In her book, Arendt discusses the American Revolution, comparing it, explicitly, and favorably, to the revolutions in France and Russia. While admitting some truly great problems with our revolution (a baked-in acceptance of slavery is certainly the number one problem), Arendt notes that what happened in 1776 was a dawning realization by ordinary people that "we the people" are perfectly capable of governing ourselves. Genuine "self-government" can only be achieved by a "revolution," and the first step has to be our realization that we, collectively, should be running our affairs the way we want to run them. Thereafter, we need to follow up on that realization by an actual implementation of that idea.
When we first realize that WE have power, and, having realized that, we then insist that the power we have be employed for OUR benefit, a "political revolution" can and will occur. That all happened back in 1776, and with the subsequent adoption of the Constitution in 1779, but the genuine "self-government" we then achieved (and it was flawed, as already noted) has lost its strength and potency. We still "think" self-government, and by now we know that this means women, people of color - everybody - but we are not, in fact, actually governing ourselves. The corporations and the "billionaire class" are running the show. We are not going to be able to transform our situation and deal with wealth inequality, the climate crisis, and the profound issues of social justice we need to confront until we actually make the government work for us, by taking it over ourselves. That's what I think Bernie Sanders means by a "political revolution."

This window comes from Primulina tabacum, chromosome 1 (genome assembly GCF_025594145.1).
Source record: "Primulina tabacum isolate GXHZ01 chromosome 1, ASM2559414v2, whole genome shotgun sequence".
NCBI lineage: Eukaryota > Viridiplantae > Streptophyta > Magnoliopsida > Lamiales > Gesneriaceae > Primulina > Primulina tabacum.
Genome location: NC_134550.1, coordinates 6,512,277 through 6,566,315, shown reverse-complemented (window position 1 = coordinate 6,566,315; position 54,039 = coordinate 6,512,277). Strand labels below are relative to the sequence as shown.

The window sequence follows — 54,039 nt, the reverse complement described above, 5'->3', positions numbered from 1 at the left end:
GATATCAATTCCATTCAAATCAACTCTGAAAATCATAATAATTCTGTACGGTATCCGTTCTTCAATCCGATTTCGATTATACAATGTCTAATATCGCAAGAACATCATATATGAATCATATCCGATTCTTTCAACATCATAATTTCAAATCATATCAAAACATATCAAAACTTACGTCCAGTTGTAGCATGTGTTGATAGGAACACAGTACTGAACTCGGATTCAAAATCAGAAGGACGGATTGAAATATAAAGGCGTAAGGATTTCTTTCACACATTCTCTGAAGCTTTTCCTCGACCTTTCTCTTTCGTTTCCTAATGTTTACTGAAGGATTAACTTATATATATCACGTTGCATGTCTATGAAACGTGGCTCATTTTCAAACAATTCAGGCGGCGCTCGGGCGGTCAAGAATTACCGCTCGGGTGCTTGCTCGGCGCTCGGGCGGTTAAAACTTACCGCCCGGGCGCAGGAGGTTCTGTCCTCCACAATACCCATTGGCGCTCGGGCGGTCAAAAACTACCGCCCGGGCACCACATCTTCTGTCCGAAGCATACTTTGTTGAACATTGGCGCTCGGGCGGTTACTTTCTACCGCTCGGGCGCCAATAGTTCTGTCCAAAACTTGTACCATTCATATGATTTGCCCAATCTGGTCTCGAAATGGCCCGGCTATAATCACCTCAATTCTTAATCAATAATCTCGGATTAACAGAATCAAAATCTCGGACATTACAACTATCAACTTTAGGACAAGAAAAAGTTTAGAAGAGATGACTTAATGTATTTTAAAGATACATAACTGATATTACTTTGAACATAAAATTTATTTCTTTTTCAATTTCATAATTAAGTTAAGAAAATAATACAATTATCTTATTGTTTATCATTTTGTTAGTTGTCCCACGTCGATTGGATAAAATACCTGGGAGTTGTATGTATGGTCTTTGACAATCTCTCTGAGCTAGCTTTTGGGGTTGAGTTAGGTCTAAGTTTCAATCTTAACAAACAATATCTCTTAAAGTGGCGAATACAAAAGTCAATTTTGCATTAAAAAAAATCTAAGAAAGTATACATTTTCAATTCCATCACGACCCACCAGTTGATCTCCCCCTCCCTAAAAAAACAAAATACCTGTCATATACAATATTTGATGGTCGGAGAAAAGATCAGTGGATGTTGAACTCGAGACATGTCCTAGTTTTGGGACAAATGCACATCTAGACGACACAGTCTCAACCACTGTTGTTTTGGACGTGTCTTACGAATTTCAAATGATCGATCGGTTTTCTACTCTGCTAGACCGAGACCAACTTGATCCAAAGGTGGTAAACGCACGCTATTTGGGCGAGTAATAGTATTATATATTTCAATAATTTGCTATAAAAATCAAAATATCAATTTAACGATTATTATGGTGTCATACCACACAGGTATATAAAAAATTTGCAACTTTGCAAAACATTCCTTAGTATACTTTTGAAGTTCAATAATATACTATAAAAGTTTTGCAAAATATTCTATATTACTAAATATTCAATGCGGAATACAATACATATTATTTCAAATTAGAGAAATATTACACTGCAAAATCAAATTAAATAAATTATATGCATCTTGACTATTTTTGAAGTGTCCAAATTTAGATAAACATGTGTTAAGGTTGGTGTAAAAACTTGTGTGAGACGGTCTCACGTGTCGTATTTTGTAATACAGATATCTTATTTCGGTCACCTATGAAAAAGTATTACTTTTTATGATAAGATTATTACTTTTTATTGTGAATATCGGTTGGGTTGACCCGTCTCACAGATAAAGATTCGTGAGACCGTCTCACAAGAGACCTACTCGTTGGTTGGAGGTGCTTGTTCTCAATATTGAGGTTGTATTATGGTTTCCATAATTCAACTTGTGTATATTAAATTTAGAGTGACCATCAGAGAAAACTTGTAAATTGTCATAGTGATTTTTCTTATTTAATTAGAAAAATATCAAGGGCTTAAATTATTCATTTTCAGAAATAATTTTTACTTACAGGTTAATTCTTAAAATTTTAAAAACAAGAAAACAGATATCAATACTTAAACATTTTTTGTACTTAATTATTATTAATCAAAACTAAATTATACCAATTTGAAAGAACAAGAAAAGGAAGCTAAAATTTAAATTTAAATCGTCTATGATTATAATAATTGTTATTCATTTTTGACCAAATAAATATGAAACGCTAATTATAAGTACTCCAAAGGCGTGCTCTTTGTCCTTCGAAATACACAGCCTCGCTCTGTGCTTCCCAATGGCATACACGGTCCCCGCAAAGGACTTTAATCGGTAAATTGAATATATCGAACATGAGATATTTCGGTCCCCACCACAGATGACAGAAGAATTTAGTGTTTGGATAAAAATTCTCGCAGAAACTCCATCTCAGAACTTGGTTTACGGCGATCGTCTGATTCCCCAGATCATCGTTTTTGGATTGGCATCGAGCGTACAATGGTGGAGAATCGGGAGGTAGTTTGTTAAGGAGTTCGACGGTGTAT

A successful political revolution did occur in Santa Cruz County, at a time during which those with money and (apparently) power, were turning Santa Cruz County into a conquered province of the Silicon Valley. I was fortunate enough to be part of the effort by ordinary people to take back power, and to make the fundamental decisions about what our future should look like. I had read Arendt's book in college. When I showed up in Santa Cruz, in 1971, I saw it happening in real life - and with truly revolutionary consequences.
I am not afraid of that kind of "political revolution," and I have no illusions that it's easy. People actually have to believe that they can make their government do what they want, what benefits them, and not just succumb to what those with money and power say is "inevitable" or "necessary," and then, they need to spend time, and join with others, actually to participate in the political decision making process.
Making a "political revolution" is a big job, even at the local level. It is REALLY HARD at a national scale.
Nonetheless, I am here to testify that, hard as it might be, it can be done. And if we can all trust ourselves this election cycle, we can have the kind of "political revolution" that I know Bernie Sanders is talking about.
There are just a few days till the Iowa caucuses! Onward from there! If we truly want to change the realities (and we desperately need to), a political revolution is exactly what is required!